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Science and a twist on the is ought gap
Posted: 14 March 2011 03:03 PM   [ Ignore ]   [ # 31 ]
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Aren’t you asking science to be able to objectively determine it’s own aim?

Aim depends on desire. Science as a methodology has no inherent desire does it?

Science maybe can tell us the best way to survive is to destroy or neutralize anything that is a threat. It doesn’t have any morality.

You choose what you want to accomplish. Science can determine the best way to get their maybe. You have to decide whether the method is morally acceptable to you.

How is science going to determine you ought to go fill up a bucket with water without some ought/aim/purpose you add in somewhere along the line base on some purpose you desire?

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Posted: 14 March 2011 03:06 PM   [ Ignore ]   [ # 32 ]
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StephenLawrence - 14 March 2011 02:51 PM
the PC apeman - 14 March 2011 02:35 PM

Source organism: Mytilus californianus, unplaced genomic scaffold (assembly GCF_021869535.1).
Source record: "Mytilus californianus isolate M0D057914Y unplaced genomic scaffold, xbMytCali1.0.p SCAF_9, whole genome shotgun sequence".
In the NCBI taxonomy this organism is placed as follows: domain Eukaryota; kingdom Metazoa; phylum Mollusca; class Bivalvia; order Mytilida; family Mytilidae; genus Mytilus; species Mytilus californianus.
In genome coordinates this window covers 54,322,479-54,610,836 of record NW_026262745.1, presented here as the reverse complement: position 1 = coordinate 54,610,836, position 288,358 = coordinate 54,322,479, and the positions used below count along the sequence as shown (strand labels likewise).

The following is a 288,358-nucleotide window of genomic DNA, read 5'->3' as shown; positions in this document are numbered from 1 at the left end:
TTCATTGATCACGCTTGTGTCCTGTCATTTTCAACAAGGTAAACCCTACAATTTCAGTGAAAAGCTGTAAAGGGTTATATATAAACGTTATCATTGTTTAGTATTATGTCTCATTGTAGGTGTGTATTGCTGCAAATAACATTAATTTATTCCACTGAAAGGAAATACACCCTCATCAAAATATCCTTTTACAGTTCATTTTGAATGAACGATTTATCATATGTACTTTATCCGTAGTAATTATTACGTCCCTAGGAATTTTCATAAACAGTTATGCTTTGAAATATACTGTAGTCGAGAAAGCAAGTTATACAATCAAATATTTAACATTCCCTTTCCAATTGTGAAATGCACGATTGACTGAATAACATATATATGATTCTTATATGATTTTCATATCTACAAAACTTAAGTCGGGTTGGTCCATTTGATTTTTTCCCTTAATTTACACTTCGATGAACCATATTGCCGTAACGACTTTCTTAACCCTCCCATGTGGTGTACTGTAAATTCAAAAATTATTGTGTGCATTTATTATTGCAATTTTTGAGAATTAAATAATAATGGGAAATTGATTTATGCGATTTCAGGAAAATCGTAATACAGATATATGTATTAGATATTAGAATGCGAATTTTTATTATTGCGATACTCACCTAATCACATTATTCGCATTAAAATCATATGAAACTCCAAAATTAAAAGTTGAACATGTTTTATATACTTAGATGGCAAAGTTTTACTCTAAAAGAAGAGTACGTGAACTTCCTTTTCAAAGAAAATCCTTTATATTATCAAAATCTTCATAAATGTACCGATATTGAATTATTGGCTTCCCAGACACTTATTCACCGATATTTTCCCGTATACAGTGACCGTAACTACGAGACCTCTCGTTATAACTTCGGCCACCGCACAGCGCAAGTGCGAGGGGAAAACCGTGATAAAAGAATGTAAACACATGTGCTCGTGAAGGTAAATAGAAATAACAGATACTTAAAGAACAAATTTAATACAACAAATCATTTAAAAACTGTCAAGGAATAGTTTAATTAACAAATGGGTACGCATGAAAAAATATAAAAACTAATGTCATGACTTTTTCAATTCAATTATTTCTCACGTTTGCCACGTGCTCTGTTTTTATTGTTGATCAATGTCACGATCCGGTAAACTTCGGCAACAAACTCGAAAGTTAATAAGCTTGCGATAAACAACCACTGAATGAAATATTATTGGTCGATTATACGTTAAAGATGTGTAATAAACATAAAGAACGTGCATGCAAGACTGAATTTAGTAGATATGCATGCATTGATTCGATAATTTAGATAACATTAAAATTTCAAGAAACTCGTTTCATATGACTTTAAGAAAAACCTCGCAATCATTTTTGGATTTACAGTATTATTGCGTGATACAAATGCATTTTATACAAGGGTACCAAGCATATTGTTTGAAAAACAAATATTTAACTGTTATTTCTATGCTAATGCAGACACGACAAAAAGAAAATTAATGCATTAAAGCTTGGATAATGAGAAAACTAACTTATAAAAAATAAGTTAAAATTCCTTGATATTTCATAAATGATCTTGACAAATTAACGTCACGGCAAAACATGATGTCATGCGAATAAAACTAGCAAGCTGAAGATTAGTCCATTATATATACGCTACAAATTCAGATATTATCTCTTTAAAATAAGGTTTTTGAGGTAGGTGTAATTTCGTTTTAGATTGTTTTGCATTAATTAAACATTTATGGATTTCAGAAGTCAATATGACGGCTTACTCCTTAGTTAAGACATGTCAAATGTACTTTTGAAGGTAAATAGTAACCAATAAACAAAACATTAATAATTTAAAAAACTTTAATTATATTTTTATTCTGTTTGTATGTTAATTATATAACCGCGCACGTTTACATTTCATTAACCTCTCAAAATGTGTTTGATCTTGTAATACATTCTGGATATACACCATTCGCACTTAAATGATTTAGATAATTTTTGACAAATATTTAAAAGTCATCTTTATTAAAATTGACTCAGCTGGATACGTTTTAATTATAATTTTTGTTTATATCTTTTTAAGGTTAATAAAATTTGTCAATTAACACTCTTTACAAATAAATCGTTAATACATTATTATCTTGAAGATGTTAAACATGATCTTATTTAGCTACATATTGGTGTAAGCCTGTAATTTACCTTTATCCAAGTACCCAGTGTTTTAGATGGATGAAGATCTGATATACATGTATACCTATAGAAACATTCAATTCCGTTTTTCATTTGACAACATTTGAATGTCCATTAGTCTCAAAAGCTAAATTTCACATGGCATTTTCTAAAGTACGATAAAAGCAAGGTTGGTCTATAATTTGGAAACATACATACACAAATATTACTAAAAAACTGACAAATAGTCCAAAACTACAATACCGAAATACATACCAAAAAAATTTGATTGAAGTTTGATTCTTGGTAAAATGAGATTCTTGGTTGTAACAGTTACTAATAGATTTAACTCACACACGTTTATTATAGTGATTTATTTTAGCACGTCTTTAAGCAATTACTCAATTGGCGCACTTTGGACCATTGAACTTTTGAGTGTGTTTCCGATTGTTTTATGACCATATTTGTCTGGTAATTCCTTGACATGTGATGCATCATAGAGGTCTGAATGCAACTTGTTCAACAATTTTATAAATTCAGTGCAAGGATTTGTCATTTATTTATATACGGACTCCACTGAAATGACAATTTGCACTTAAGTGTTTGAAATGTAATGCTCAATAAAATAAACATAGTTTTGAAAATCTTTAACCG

When you ask ‘what the aim ought to be’ aren’t you introducing yet another aim via the definition of an ought as ‘what to do in order for the aim to be a result’? 

No

Really?

1) what the aim ought to be

2) what the aim what to do in order for the aim to be a result to be

Obviously the second phrase needs to be cleaned up but let me make sure I understand you.  The green aim and the purple aim are the same aim?  I don’t get it.  Can you clean up the second phrase without using “ought” or “should”?  If the aims are the same it doesn’t seem to convey the same meaning as the first phrase.

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Posted: 14 March 2011 03:07 PM   [ Ignore ]   [ # 33 ]
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Gnostikosis - 14 March 2011 03:03 PM

Aren’t you asking science to be able to objectively determine it’s own aim?

Aim depends on desire. Science as a methodology has no inherent desire does it?

Science maybe can tell us the best way to survive is to destroy or neutralize anything that is a threat. It doesn’t have any morality.

You choose what you want to accomplish. Science can determine the best way to get their maybe. You have to decide whether the method is morally acceptable to you.

How is science going to determine you ought to go fill up a bucket with water without some ought/aim/purpose you add in somewhere along the line base on some purpose you desire?

P’raps science can’t do this.

I’m just wondering if it can and how it might do it.

And I’m wondering what Sam Harris is claiming in his book, as it seems to me that if he isn’t dealing with the is ought problem he isn’t saying much because of course science can help with an aim once we establish the aim.

Stephen

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Posted: 14 March 2011 03:20 PM   [ Ignore ]   [ # 34 ]